Article | How to Make Math Concrete & Visible

Does this word problem seem familiar? Amy has 46 crayons. Roy borrowed some crayons and now she has only 17 left with her. How many crayons did Roy take from Amy? Math has always been perceived as an abstract subject that is filled with numbers, variables, equations, and word problems. It’s therefore not surprising that many students often find the subject uninteresting and difficult to grasp.

Children of all ages and even adults can learn better if they are able to visualize things and have concrete and real experiences. And this has always been a challenge with teaching math.

Mathematics instruction is a complex process that attempts to make abstract concepts tangible, difficult ideas understandable, and multifaceted problems solvable. Visual representations bring research-based options, tools, and alternatives to bear in meeting the instructional challenge of mathematics education (Gersten et al., 2008).
Source: Evidence for Education, Volume III. Issue I. 2008

In his research, psychologist Jean Piaget stated that, children are active learners, and they can master concepts by progressing through three levels of knowledge–concrete, pictorial, and abstract. The Concrete-Representational-Abstract (CRA) technique is a widely acceptable and proven technique for teaching math. The CRA technique introduces mathematical concepts in three-steps.

  1. Concrete –  The teacher uses concrete materials (such as colored blocks, beans or cubes) and models the mathematical concept to be learned.
  2. Representational – Then, she draws pictures or diagrams (also known as thinking blocks) to helps students visualize the concept.
  3. Abstract – Finally, she presents the concept in mathematical terms (word problem, equation).

The transition from one step to the next may not be immediate and often varies. Simple concepts of addition and subtraction are easy to understand in a single session, but concepts like multiplication and division often require multiple sessions before students get confident with them. Teachers, should allow students to spend sufficient amount of time in each phase, and only after ensuring that students have grasped the concept in a phase should they move to the next one.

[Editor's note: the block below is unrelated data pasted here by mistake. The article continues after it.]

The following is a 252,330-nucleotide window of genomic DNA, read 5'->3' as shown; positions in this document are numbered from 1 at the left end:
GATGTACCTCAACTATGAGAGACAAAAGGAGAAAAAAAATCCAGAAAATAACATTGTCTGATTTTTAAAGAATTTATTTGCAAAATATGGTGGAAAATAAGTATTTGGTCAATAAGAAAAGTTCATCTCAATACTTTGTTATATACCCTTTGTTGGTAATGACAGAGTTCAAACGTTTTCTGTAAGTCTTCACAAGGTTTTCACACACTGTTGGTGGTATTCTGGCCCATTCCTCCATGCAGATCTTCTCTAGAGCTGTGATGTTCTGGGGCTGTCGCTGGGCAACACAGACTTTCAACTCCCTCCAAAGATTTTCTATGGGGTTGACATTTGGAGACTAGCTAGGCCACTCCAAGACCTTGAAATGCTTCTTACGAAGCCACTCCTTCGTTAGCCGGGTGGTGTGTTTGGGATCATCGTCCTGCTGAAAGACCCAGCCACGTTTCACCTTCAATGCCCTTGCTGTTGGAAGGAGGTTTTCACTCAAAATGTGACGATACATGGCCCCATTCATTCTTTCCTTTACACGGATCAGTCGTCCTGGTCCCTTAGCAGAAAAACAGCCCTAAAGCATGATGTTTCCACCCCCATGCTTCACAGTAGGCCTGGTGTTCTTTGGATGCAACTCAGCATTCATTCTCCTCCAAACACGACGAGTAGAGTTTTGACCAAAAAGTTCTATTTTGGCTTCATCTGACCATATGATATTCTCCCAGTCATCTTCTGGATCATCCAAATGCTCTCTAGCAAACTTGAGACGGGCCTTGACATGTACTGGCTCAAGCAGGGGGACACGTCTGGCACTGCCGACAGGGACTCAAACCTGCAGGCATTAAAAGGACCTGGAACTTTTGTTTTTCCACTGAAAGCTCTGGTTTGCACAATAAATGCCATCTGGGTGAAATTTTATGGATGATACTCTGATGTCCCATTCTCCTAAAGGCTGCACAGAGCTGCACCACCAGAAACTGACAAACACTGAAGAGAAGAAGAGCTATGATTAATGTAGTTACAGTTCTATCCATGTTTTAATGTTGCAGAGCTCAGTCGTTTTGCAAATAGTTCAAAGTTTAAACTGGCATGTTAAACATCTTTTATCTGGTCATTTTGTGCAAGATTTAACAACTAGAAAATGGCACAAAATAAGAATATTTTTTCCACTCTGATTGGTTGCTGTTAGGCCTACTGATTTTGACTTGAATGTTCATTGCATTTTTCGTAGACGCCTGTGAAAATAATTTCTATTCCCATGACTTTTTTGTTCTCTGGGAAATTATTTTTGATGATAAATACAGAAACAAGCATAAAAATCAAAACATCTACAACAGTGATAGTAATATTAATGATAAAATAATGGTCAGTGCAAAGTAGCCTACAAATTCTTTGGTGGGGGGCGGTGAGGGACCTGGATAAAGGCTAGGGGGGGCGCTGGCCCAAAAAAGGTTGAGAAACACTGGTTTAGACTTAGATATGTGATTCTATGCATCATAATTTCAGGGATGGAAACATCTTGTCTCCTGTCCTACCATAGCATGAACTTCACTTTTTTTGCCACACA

In the following video, Dr. Yeap Ban Har talks about how the Model Method which is based on the principles of CRA.

Model Method for Math

Number bonds is another basic technique used in Singapore to introduce numbers in primary grades. In the following video, Dr. Yeap Ban Har explains the concept of Number Bonds.

Number Bonds for Math

And, in the following video you can see how a teacher introduces the concept of Number Bonds in class.

Using Number Bonds in Grade 1

The CRA technique is effective because it brings math to life. Words and numbers take the form of objects that students can touch and interact with, and manipulate in different ways to create different meanings. It also engages students and promotes active learning. Seeing and making combinations helps them better understand concepts and retain them.

CRA is based on using manipulatives to teach math. These maninpulatives can be easily made from day-to-day material and go a long way in enhancing the learning experience. Do read our Micro-innovation Monday series article – MI Monday | Low-cost, high impact classroom resources, by STIR Education to see how Devanik, a teacher in a government school developed a set of sustainable and low-cost classroom resources to teach math, and improved student performance by 72%.

This week’s articles and resources will feature innovative practices for teaching Mathematics in class. If you have a practice or product that has worked effectively for your students and would like to share it with our community, then Contact Us and we will be happy to feature you.


Kanchan Shine

Kanchan Shine

Passionate about everything related to education. I believe that the best kind of learning happens through play, experiments and fun! I love watching how children learn and love to implement play-based, hands-on teaching approaches. I get my thrill by planning activities for my children (6 yo girl & 3 yo boy) and watching them learn while having fun!

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